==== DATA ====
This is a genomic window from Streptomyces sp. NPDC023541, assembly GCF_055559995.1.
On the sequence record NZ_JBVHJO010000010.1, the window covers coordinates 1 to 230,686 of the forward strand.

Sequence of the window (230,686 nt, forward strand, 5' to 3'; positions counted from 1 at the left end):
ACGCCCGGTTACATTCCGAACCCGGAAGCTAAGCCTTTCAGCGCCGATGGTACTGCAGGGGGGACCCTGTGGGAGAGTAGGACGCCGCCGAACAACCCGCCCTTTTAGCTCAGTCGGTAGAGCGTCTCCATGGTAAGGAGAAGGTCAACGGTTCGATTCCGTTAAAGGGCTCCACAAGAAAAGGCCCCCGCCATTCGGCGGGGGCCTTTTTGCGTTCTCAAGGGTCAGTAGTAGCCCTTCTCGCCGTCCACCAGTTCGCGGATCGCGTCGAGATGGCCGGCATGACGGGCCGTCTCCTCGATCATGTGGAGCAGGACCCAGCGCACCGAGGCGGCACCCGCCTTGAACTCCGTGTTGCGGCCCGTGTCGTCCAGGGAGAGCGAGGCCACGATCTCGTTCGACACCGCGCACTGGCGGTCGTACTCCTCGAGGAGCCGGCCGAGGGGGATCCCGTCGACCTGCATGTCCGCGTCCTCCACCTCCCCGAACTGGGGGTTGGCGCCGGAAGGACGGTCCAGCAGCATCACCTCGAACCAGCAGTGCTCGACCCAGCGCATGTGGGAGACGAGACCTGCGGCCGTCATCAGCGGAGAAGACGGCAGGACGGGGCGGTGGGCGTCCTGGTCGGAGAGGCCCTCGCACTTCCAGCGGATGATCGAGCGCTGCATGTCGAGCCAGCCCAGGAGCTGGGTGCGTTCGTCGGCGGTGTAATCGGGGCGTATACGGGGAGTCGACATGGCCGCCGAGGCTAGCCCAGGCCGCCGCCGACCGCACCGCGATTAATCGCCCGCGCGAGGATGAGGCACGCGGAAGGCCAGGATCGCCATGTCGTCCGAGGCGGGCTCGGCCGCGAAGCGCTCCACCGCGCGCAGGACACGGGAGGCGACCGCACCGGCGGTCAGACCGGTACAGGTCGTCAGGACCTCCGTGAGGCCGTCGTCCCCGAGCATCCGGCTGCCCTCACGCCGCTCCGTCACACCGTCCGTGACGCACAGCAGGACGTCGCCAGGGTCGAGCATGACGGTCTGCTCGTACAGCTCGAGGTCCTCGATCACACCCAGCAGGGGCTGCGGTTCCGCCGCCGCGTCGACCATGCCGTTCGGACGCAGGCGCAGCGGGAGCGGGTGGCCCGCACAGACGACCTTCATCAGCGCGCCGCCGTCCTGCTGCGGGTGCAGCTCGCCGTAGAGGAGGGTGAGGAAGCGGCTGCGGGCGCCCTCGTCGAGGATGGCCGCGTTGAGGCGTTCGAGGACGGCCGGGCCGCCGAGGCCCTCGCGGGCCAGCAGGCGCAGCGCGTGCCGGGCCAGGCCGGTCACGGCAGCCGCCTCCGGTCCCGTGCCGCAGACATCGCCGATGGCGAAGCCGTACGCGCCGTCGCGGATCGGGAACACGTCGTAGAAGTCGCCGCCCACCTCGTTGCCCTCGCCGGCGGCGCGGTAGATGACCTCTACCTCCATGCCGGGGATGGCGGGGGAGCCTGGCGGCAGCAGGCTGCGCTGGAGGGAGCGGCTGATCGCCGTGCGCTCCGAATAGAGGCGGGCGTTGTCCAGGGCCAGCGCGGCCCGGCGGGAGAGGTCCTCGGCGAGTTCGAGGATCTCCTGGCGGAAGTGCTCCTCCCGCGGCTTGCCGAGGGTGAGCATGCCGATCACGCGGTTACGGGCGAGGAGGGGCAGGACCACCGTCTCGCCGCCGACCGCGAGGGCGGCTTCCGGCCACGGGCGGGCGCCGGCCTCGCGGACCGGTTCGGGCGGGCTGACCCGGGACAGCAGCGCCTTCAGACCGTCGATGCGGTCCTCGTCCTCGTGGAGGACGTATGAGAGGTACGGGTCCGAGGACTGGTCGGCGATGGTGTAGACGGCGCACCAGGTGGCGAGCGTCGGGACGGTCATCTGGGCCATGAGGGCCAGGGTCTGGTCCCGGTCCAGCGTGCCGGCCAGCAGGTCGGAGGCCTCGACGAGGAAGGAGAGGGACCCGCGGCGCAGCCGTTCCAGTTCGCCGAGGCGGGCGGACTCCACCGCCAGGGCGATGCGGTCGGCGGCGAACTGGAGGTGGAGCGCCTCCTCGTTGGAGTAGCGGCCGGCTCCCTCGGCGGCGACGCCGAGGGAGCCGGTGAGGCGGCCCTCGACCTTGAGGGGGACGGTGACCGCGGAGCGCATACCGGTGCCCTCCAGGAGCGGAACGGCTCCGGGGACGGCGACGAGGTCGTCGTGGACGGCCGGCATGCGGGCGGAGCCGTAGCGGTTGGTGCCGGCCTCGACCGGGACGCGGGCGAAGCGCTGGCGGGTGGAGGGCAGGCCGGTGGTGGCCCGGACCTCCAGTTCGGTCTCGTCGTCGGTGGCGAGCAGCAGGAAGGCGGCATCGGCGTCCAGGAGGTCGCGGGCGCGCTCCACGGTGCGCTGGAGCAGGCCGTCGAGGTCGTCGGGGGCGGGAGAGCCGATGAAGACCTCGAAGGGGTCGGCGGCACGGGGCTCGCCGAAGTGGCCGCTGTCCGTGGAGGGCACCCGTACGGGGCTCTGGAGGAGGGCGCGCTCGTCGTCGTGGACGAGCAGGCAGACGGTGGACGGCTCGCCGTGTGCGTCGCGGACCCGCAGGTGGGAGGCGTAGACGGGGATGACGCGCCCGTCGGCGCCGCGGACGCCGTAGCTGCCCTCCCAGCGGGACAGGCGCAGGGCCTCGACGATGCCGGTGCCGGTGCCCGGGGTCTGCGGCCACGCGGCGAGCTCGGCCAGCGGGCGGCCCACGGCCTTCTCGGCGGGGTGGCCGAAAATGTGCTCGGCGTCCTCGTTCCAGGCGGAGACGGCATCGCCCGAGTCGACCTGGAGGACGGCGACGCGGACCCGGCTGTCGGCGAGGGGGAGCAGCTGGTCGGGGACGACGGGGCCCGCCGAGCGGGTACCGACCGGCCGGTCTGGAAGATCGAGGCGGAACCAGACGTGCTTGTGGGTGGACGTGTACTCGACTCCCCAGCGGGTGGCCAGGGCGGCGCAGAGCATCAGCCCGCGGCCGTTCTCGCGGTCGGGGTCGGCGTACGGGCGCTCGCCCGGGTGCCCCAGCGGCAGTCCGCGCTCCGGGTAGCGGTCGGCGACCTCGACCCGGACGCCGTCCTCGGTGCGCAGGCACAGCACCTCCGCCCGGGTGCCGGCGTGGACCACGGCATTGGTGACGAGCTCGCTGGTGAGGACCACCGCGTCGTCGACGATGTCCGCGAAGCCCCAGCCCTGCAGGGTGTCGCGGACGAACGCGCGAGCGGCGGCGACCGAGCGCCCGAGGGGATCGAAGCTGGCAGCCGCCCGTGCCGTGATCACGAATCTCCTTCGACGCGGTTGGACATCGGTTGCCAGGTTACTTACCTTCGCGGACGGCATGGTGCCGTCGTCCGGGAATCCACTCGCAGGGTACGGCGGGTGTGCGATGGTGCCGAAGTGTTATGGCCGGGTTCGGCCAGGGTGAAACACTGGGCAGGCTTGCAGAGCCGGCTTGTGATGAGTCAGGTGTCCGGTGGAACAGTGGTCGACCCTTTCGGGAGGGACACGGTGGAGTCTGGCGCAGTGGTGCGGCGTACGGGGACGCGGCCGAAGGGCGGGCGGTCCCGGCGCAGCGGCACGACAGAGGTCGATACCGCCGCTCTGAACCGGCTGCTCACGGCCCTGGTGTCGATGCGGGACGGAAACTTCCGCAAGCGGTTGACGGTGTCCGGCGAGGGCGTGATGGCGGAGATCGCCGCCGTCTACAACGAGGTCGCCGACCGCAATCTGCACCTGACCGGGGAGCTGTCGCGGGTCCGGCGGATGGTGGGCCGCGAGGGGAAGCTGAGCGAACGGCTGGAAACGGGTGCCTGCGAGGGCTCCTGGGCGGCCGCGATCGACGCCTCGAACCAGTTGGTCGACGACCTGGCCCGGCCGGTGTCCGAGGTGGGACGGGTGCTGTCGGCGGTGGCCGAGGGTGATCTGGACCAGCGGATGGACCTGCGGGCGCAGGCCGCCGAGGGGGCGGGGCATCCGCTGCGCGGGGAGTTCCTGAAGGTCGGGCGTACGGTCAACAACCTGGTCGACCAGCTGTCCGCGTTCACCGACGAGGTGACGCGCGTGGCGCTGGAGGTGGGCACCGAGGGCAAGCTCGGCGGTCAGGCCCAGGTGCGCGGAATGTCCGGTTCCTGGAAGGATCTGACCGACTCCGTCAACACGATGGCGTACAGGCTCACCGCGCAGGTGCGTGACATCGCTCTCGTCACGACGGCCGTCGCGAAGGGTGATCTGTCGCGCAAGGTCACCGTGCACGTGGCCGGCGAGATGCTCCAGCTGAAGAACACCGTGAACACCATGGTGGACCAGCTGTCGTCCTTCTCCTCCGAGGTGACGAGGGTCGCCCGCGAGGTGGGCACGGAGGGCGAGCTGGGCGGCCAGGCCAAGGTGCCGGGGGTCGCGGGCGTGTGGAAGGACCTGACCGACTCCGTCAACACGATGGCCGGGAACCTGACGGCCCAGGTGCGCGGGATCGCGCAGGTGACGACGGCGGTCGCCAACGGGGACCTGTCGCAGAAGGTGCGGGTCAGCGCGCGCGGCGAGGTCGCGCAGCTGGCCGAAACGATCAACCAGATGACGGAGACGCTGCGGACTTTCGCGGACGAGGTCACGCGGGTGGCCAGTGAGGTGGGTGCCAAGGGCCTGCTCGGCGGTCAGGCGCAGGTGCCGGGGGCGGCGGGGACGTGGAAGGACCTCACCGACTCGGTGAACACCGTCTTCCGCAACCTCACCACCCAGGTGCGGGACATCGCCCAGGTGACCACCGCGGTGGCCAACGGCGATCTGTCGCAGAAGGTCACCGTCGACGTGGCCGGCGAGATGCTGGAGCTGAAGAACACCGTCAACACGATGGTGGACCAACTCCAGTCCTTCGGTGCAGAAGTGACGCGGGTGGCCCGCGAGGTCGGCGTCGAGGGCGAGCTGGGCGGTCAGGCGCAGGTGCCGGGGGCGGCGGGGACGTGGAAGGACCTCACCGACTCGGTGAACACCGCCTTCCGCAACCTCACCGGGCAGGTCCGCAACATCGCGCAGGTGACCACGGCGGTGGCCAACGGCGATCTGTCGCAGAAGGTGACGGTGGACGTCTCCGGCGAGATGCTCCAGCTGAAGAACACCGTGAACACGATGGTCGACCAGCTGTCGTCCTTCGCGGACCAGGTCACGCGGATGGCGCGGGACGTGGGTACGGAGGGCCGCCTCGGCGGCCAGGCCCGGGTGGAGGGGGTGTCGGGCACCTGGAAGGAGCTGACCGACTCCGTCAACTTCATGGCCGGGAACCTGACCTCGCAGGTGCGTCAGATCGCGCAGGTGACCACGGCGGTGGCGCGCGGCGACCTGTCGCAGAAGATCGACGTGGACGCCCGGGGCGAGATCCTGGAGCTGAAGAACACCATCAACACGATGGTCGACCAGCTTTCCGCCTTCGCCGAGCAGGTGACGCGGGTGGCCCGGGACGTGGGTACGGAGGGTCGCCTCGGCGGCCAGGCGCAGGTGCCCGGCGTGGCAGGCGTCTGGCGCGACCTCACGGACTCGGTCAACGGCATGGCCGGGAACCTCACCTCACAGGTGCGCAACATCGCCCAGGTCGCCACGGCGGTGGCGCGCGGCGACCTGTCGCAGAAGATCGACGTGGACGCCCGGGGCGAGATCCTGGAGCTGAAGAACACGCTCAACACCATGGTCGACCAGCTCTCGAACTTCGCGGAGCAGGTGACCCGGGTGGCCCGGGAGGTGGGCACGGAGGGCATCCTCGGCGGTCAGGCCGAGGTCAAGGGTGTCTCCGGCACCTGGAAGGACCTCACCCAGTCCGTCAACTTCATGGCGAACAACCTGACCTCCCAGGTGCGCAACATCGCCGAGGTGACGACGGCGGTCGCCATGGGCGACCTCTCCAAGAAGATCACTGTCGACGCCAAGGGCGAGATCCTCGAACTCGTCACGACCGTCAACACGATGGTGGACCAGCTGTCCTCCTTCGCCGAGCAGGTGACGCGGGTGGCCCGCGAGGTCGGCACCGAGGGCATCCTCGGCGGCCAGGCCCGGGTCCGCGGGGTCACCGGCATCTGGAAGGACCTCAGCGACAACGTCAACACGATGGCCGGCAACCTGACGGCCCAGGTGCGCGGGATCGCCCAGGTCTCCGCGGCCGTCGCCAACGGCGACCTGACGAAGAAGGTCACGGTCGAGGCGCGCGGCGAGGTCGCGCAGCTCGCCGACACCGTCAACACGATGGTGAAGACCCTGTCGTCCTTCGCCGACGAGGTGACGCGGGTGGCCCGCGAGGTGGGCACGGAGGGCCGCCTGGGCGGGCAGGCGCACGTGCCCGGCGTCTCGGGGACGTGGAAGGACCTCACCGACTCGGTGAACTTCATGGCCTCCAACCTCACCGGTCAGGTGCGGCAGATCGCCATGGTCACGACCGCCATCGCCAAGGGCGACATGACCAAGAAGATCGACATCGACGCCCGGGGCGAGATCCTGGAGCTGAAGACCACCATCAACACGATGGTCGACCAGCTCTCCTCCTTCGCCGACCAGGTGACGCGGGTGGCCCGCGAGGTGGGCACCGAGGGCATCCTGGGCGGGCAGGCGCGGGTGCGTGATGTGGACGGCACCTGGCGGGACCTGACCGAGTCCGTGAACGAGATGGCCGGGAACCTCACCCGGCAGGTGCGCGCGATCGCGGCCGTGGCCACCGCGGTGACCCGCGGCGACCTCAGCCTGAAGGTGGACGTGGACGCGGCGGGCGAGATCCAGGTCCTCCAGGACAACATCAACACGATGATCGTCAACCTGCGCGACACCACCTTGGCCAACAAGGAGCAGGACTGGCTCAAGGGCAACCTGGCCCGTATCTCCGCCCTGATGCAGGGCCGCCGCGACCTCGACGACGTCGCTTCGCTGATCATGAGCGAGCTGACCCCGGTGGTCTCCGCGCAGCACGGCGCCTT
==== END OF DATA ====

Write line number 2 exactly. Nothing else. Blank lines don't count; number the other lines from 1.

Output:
On the sequence record NZ_JBVHJO010000010.1, the window covers coordinates 1 to 230,686 of the forward strand.